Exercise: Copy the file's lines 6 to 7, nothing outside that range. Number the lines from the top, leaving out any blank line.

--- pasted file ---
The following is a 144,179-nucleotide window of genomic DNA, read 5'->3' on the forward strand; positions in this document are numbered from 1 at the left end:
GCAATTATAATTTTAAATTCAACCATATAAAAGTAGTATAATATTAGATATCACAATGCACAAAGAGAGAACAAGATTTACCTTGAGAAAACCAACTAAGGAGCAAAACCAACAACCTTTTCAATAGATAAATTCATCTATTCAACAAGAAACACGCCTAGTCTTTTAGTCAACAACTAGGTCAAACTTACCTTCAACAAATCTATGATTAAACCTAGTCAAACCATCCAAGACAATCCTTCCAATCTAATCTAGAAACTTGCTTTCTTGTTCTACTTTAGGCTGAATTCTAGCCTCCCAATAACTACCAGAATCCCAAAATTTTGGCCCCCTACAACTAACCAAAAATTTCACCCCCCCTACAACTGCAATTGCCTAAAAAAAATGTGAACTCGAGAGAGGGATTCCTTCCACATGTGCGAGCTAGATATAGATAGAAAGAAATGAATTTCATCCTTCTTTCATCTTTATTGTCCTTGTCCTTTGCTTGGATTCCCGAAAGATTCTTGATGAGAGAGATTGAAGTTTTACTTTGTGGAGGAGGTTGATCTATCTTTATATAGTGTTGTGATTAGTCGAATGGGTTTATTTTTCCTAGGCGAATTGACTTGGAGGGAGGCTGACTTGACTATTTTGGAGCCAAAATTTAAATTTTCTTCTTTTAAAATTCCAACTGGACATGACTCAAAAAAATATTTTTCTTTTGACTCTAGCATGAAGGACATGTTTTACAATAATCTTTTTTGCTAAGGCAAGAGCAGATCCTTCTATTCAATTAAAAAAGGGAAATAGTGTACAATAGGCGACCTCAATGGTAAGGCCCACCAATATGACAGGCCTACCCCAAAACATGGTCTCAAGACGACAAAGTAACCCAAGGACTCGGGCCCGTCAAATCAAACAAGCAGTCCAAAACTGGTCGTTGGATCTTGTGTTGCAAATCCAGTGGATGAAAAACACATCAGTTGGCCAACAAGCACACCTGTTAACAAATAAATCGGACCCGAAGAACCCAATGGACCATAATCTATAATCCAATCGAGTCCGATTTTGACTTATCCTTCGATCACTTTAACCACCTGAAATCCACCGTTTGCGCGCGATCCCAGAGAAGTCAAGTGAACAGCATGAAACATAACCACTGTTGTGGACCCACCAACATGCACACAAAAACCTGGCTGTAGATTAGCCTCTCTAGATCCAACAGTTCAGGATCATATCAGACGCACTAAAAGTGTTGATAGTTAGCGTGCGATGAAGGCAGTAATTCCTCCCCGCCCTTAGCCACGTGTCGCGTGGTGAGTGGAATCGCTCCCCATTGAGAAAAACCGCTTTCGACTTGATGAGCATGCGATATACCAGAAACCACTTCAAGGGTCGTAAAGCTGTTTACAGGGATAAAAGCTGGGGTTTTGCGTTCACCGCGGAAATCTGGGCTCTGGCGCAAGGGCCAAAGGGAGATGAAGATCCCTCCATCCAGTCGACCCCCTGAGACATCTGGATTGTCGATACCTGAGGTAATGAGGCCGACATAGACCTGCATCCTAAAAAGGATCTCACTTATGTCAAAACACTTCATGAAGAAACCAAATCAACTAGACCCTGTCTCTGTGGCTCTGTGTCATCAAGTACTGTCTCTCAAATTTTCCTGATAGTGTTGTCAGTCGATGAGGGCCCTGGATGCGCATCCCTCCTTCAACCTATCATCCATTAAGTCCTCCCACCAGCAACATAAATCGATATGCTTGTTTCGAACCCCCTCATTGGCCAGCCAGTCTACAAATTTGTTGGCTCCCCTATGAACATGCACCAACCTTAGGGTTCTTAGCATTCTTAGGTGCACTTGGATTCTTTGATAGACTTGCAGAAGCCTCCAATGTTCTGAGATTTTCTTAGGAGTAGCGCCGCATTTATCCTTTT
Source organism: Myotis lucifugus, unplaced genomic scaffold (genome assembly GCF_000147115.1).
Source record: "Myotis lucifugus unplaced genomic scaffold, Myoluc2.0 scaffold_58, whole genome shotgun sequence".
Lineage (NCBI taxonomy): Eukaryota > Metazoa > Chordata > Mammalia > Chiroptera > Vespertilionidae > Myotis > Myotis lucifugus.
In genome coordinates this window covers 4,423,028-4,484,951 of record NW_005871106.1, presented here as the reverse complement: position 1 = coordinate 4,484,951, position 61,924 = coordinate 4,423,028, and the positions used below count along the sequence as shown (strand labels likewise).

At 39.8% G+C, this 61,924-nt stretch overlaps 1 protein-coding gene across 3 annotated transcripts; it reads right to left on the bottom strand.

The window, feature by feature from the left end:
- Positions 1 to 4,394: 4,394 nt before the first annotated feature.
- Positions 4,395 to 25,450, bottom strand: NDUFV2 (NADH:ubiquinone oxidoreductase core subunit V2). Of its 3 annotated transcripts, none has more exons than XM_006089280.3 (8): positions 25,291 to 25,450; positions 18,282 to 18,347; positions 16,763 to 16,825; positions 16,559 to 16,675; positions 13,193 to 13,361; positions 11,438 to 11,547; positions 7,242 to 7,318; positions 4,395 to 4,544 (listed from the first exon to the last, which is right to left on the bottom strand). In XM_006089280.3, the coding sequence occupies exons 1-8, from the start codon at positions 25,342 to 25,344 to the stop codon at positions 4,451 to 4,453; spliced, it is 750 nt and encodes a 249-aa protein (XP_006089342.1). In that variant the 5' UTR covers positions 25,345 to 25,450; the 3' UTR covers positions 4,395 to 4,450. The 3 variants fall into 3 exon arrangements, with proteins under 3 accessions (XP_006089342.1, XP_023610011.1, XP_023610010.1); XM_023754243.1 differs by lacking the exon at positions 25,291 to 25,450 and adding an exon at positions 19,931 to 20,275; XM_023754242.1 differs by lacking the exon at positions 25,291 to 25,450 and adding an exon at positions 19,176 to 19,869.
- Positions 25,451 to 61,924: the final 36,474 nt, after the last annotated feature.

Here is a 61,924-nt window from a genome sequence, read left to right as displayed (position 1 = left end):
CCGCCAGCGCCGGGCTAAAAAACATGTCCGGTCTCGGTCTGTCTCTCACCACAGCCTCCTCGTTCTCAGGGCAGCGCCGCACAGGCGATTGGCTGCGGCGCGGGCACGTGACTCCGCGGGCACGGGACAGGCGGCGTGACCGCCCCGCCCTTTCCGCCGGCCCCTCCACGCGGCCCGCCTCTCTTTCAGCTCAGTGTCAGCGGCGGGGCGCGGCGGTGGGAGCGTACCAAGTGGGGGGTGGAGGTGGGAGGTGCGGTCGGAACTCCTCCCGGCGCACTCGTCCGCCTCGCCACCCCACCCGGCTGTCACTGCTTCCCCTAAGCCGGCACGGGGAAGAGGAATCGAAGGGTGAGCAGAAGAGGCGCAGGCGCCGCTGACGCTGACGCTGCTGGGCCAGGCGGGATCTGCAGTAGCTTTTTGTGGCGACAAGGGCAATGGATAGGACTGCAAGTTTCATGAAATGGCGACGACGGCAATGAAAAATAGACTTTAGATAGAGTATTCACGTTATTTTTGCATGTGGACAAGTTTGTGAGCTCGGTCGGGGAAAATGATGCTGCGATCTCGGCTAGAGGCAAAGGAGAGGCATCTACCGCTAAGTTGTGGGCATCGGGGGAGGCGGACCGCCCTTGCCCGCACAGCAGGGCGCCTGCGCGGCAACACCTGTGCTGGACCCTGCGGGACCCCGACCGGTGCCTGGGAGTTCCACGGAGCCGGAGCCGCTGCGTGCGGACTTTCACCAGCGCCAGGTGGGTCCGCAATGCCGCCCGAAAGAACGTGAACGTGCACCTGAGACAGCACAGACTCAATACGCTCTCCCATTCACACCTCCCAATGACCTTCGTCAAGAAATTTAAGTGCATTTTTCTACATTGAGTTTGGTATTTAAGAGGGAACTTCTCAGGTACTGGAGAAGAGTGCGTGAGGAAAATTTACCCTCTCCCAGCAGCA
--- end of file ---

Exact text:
In genome coordinates this window covers 4,423,028-4,484,951 of record NW_005871106.1, presented here as the reverse complement: position 1 = coordinate 4,484,951, position 61,924 = coordinate 4,423,028, and the positions used below count along the sequence as shown (strand labels likewise).

At 39.8% G+C, this 61,924-nt stretch overlaps 1 protein-coding gene across 3 annotated transcripts; it reads right to left on the bottom strand.